These are really the only two items that I make sure and don't store too many of.

 

Although, I guess if you 'staggered' your puchases, so that they wouldn't all expire during the same month, that could also work?

 

Great topic!

 

 

Michelle in middle Tennessee

Edited by cheles2kids
Link to post
I second Arby's suggestion of just keeping the supplies on hand to make it yourself.

I wonder if it could be made with dehydrated eggs instead?

Something to ponder.

 

I do have to say that I'm suprised by the "best by" date though, from the time of purchase, how long is that? Like 6 months or something?

 

Mayonnaise as well as salad dressings are something that I keep a *very* close eye on in my food storage, because, well of the quick expiration dates.

These are really the only two items that I make sure and don't store too many of.

 

Although, I guess if you 'staggered' your puchases, so that they wouldn't all expire during the same month, that could also work?

 

Great topic!

 

 

Michelle in middle Tennessee

 

Link to post

If you are talking about the kind of little packets you get at fast food places, I would not use those for long term storage at all. I've had too many of those little condiment packages go bad. You know, you have extra ketchup or BBQ Sauce or Mayo packets, so you toss them in the fridge at work or at home.

 

Bleah!!! I think the packaging for the single-serve sizes degrades pretty rapidly.

 

I have no problem keeping extra jars of mayonnaise in my cool, dark pantry closet. I'm just careful to rotate them. And of course, once opened it is refridgerated.

Link to post
If you are talking about the kind of little packets you get at fast food places, I would not use those for long term storage at all. I've had too many of those little condiment packages go bad. You know, you have extra ketchup or BBQ Sauce or Mayo packets, so you toss them in the fridge at work or at home.

 

Bleah!!! I think the packaging for the single-serve sizes degrades pretty rapidly.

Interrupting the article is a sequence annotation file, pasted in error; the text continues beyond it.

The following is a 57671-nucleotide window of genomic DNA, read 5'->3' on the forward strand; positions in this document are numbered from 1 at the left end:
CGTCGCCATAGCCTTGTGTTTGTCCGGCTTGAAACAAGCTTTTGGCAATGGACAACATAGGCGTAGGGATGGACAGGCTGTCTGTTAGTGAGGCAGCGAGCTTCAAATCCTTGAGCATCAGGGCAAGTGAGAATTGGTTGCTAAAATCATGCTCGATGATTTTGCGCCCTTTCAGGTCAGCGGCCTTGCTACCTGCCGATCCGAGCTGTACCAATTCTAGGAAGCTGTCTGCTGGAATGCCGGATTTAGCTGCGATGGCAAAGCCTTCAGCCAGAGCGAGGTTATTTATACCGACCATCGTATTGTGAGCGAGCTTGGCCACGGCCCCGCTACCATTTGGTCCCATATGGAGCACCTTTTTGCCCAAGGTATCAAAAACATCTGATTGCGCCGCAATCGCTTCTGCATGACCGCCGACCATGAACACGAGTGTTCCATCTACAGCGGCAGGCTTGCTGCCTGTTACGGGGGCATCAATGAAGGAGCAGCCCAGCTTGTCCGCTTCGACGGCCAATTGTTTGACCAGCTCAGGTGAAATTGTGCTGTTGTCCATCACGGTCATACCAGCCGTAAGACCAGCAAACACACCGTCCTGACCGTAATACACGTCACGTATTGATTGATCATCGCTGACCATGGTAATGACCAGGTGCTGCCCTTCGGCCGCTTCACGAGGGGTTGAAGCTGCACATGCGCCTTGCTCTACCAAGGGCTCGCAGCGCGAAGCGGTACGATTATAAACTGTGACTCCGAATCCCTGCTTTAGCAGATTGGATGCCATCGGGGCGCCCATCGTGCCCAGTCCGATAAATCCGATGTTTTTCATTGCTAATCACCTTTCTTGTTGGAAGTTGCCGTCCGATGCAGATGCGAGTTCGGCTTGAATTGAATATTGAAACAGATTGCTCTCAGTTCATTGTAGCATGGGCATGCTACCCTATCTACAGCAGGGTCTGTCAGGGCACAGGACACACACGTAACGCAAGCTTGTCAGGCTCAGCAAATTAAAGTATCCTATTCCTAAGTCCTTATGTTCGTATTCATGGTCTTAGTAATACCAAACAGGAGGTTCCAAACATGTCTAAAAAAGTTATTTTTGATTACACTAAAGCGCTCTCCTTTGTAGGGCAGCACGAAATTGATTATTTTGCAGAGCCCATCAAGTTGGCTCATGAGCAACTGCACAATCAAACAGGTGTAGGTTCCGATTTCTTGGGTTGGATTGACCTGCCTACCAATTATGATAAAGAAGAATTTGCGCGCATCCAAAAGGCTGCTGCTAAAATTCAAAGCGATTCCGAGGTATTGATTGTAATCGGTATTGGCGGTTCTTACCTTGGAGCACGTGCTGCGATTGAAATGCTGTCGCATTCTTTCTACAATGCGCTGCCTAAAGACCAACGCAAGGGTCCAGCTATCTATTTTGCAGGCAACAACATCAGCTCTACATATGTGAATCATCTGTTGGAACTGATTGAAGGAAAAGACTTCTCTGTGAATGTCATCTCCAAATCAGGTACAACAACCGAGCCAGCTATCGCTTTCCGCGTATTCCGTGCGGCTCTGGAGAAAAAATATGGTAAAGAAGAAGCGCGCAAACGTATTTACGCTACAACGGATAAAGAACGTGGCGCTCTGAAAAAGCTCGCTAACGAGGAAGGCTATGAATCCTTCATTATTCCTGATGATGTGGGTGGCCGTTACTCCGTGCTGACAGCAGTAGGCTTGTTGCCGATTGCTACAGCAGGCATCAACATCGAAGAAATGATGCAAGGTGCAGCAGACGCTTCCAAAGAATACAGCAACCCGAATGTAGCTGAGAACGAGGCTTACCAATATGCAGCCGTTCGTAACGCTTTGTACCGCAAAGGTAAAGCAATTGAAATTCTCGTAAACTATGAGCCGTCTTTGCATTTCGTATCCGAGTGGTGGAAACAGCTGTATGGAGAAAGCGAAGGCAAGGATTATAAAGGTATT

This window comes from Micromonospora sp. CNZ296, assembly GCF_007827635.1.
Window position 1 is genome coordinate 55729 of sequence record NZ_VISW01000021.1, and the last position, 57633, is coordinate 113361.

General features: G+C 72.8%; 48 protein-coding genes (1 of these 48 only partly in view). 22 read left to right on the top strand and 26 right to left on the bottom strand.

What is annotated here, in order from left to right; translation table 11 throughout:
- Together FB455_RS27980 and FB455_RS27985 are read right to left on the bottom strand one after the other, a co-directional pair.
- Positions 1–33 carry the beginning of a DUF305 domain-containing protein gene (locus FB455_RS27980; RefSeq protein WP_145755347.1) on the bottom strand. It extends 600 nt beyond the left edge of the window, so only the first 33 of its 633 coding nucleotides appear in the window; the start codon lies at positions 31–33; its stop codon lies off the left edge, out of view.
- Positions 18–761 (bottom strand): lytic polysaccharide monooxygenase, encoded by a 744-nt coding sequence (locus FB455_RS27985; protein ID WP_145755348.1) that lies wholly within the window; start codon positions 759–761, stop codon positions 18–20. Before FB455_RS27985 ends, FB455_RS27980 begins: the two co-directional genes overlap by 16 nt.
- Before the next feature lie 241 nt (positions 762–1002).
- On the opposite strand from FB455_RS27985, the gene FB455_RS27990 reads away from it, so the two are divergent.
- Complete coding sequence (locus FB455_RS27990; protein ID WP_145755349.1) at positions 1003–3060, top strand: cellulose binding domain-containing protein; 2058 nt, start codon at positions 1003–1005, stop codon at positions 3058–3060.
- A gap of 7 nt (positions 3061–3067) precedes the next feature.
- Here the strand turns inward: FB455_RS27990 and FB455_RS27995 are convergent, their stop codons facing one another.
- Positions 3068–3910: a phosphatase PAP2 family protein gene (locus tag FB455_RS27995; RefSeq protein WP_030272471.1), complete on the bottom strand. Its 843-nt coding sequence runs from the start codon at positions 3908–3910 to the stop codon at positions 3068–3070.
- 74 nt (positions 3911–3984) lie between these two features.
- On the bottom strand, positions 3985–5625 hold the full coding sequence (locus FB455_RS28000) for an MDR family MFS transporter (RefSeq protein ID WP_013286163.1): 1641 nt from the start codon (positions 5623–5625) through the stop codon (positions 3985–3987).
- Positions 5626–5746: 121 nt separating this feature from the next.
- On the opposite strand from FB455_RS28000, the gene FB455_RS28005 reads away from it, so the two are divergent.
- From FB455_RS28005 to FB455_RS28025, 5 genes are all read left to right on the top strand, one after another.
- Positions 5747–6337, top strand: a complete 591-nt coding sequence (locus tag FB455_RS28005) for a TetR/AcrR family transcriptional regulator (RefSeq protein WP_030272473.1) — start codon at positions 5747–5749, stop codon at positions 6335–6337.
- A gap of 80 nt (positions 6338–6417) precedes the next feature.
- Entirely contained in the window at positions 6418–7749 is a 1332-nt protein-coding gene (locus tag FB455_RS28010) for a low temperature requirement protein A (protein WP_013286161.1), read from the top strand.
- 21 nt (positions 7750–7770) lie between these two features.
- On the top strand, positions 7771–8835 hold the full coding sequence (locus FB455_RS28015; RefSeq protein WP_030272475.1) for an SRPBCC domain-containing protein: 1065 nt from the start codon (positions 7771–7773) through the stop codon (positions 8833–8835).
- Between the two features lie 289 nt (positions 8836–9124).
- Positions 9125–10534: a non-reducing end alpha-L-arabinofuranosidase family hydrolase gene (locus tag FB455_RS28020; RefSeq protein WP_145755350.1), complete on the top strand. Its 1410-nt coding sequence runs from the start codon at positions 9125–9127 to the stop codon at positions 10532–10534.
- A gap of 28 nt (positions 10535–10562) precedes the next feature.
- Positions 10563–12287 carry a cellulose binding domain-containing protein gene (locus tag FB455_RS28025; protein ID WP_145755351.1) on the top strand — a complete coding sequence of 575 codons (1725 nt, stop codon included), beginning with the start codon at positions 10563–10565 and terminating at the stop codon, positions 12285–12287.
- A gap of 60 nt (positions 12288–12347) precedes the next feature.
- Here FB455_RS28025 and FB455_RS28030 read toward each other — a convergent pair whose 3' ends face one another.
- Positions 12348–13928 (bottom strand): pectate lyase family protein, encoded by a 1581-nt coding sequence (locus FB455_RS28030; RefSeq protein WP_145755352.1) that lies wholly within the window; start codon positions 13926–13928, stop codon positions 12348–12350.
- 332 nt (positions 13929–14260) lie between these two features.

I have no problem keeping extra jars of mayonnaise in my cool, dark pantry closet. I'm just careful to rotate them. And of course, once opened it is refridgerated.

I guess I will take the mayo back! I found a site for shelf life info stilltasty.com

 

Thanks guys!

Link to post

Mayo can CERTAINLY be made with whole powdered eggs.

 

I use a milkshake whipper.

 

Put a tablespoon of lemon juice (or white vinegar) in a quart-sized mayo jar. Add as much warm water as your egg powder says one egg takes, plus an extra tablespoon of water. Swirl together. Add a pinch of red pepper, or a thick pinch of white pepper, and swirl it in. Add 1/2 teaspoon of salt and 1/2 teaspoon powdered mustard. Stick in the whipper and whip the mustard lumps out. Then put in as much powdered egg as your can says will make one egg. Whip the lumps out. If you want sugar, add a pinch of sugar. Now's the fun part, so if you're using hand power instead of electricity, line up your helpers. Using a thin drizzle, pausing the flow here and there, whip in one cup of oil. You will come pretty close to filling the jar. This isn't as thick and creamy as store-bought mayo, but it goes fine on sandwiches, potatoes, or pasta salads.

 

To make a kind of salad dressing, infuse a clove of garlic (or equivalent dried) in the oil before you beat it in, and either add some powdered milk to the egg powder or use powdered omelet mix, and use a full teaspoon of mustard instead of a half teaspoon. Then add onion powder and interesting spices while you are beating in the oil.